Oregon was vastly different the last time the Ducks – then the Oregon Webfoots – were in the Final Four. When Oregon was in the semifinals, there were no black people on the team. The lack of African Americans on the 1939 team was partly the result of Oregon’s founding as a white utopia.
To this day, Oregon is one of the whitest states in America and only 2 percent of the population is African American. Yahoo sat down with Portland State University black studies professor Turiya Autry ahead of the Ducks game against North Carolina to find out what the public might not know about Oregon’s history that affected the make up of an all-white team.
“When they were a Final Four team 70 some years ago, it was a very different Oregon as far as segregation and what that looked like,” Autry said. “How long have black people even occupied Oregon in numbers, you know? And then there is the history of Oregon as a declared white state. Oregon has a very interesting story of race. The whole country does, but Oregon has a unique tale.”
In the summer of 1844, the state’s legislative committee passed an order that said any black person that was in the state of Oregon could be subjected to a beating every six months if they didn’t leave the state within two years.
When Oregon entered in the Union in 1859, it was the only state with a constitution that forbade black people from living in it.
“When they said no slavery here, it wasn’t because they didn’t want slavery. It was because they didn’t want blacks here, period,” Autry said.
It was technically illegal for non-enslaved black people to live in modern Oregon until 1926. In 1844, a law passed that banned slavery but also required any black person to leave Oregon. And in 1849, another exclusionary law by the legislature said, “It shall not be lawful for any Negro or mulatto to enter into, or reside [in Oregon].”
Although Mabel Byrd was the first black student to attend UO in 1914, integrated education became the law of the land after Brown vs. Board of Education of Topeka (Kan.) in 1954. According to Autry, when U of O first began accepting black students, the rule was that freshmen had to live on campus. “There were segregation rules as far as black students not being able to be in dorms with white students,” Autry said. “And apparently it was four students to a room. The first year that there were black students, there were three women that were admitted and they made an exception to the rule of not living on campus. Because since there was only three of them they wouldn’t let another student join them.”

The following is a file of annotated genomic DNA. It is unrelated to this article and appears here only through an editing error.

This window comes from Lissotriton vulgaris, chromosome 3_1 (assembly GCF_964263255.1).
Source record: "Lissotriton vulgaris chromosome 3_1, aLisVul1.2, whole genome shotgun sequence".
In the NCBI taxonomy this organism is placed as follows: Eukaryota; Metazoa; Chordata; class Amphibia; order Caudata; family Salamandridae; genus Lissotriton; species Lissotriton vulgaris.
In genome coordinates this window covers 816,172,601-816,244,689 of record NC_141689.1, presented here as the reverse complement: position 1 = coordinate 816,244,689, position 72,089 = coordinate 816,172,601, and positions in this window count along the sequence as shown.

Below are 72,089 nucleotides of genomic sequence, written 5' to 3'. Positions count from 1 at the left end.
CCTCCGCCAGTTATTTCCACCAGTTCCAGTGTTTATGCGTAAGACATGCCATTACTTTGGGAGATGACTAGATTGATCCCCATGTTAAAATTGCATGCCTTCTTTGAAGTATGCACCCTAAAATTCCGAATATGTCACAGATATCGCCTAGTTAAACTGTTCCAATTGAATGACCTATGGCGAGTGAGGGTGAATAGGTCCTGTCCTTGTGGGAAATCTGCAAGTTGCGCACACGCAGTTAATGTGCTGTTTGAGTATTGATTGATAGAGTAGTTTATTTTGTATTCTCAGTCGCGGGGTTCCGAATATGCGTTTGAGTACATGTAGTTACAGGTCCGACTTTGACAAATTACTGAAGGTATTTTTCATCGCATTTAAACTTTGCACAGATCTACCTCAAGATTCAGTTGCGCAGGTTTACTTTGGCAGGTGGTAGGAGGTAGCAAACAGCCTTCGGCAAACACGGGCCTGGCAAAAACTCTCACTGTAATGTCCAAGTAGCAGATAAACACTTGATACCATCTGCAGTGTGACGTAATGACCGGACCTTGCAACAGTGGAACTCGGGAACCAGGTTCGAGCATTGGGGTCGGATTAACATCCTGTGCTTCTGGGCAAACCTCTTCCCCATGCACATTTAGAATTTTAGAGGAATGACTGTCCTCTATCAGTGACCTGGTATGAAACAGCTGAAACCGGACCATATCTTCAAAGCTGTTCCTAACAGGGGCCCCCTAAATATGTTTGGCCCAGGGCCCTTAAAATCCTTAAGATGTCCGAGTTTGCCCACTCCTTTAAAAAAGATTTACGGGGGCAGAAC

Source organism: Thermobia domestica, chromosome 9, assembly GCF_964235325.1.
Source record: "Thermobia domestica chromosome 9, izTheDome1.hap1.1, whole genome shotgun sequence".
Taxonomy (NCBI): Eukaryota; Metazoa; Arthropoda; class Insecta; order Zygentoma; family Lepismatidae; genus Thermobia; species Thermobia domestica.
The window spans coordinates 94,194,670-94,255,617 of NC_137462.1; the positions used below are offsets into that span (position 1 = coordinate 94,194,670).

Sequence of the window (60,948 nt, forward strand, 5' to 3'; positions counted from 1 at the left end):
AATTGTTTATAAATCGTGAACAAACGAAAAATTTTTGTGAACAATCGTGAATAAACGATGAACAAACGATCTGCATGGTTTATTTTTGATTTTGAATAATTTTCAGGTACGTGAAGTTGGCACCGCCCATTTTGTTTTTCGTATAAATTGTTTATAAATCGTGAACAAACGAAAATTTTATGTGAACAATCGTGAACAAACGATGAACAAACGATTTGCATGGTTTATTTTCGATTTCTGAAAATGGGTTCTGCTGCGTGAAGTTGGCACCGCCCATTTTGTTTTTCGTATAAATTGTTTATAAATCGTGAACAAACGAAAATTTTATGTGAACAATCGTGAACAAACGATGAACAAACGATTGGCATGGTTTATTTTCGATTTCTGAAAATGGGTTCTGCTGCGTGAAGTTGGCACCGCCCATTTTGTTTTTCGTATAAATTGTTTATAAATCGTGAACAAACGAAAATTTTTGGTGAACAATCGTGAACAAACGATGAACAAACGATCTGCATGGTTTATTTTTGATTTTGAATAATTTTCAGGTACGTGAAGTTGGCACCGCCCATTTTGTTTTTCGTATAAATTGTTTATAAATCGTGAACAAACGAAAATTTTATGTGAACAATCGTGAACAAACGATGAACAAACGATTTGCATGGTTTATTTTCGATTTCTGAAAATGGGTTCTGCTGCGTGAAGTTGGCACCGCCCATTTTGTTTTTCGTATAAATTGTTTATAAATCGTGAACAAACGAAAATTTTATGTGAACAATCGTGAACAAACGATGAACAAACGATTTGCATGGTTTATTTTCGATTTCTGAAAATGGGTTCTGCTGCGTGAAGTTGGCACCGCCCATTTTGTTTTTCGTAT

It wasn’t until 1957 that Oregon lawmakers passed the Fair Housing Act that barred practices that discriminated against African Americans being able to buy or rent property. Two years later, Oregon ratified the 15th Amendment, which said that the government couldn’t stop a citizen from voting based on his or her race.
As Autry pointed out, this wasn’t a lifetime ago. It is relatively recent history.
“This is my parents’ history, basically,” Autry said. “That’s the era when they were starting to go to college was right in that time frame because we’re talking mid-late ’60s.”
On Saturday, a majority black team will face UNC – something that wouldn’t have happened even a few decades ago, especially in Oregon. So when Dillon Brooks, Jordan Bell and others take the court, they will be the first black players to represent the Ducks at this large of a stage.
“It’s good to see people being successful,” Autry said. “I know it takes a lot of hard work and effort to achieve that [Final Four appearance]. And I just hope that people can get maybe as excited and invested in other forms of support for black brilliance.”